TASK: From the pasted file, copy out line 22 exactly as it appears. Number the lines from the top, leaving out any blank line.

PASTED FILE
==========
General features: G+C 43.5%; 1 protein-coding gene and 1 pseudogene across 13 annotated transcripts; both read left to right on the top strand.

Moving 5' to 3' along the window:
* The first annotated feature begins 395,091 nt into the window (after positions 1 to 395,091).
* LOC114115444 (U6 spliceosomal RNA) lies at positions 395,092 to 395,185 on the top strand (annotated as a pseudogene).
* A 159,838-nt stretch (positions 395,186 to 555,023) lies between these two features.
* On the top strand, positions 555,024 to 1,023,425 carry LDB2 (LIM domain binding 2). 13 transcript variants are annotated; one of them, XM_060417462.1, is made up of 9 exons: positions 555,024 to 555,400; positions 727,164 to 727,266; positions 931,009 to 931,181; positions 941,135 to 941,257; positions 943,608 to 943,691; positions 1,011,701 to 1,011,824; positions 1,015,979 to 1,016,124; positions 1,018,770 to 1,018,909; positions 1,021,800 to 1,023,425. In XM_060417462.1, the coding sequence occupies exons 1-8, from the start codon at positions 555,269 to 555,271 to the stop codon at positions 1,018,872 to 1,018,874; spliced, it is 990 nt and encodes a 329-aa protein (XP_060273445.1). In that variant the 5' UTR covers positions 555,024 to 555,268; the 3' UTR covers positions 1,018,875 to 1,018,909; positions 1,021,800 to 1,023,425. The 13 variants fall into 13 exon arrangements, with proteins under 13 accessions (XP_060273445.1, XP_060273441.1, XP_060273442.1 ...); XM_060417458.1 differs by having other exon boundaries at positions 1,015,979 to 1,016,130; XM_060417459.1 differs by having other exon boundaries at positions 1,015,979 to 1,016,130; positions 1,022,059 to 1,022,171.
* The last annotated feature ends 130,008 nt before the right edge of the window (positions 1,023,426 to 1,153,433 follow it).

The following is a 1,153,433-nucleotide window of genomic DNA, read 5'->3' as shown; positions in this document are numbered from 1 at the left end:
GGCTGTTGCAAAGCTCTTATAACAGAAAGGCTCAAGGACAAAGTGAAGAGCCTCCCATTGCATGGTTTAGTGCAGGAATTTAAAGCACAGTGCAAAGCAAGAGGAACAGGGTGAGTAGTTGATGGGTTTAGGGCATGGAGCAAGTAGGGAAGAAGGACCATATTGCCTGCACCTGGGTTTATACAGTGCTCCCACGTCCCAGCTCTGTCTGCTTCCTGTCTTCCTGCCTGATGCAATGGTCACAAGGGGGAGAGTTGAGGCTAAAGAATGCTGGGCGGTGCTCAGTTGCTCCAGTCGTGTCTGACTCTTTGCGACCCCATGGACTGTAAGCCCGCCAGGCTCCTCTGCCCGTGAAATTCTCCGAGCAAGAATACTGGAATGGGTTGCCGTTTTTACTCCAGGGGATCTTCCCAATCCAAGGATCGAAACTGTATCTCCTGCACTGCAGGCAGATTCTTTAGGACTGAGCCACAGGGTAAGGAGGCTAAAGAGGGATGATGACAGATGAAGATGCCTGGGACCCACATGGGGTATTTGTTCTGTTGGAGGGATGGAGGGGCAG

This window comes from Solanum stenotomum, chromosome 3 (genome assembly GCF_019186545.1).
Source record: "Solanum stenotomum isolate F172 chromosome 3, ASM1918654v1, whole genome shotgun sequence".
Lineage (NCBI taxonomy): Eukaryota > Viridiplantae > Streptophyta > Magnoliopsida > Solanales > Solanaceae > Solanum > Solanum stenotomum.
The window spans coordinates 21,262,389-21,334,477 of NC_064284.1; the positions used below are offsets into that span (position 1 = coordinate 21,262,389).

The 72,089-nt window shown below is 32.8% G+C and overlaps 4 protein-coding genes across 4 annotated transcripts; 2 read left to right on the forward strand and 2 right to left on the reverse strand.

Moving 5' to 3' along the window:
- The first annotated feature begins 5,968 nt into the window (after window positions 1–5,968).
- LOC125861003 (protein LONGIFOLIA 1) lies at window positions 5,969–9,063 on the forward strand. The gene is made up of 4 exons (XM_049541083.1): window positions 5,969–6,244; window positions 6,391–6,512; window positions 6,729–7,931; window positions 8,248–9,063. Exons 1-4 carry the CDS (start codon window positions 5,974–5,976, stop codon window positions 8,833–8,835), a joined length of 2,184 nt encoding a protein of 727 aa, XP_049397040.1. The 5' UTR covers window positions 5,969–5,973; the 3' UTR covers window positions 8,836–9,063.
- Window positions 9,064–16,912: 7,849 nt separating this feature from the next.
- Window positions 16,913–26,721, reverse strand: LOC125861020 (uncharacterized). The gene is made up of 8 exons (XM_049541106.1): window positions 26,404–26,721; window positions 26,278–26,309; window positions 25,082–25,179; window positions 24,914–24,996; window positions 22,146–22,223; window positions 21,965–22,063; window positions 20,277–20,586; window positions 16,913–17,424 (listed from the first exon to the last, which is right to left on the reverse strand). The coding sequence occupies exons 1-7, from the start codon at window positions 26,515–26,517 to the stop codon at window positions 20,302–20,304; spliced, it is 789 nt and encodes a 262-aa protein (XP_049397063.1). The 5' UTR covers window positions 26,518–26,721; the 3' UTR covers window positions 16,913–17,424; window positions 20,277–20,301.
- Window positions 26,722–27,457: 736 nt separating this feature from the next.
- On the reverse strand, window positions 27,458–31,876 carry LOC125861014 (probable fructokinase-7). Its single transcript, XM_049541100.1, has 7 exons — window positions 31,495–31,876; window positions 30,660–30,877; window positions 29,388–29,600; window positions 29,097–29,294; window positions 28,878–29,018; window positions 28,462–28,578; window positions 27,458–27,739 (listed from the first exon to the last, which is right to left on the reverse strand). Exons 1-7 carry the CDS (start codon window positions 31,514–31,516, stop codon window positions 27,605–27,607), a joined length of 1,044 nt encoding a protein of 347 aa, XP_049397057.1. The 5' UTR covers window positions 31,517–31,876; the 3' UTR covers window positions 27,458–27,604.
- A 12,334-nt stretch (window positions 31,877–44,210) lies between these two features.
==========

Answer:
- A 12,334-nt stretch (window positions 31,877–44,210) lies between these two features.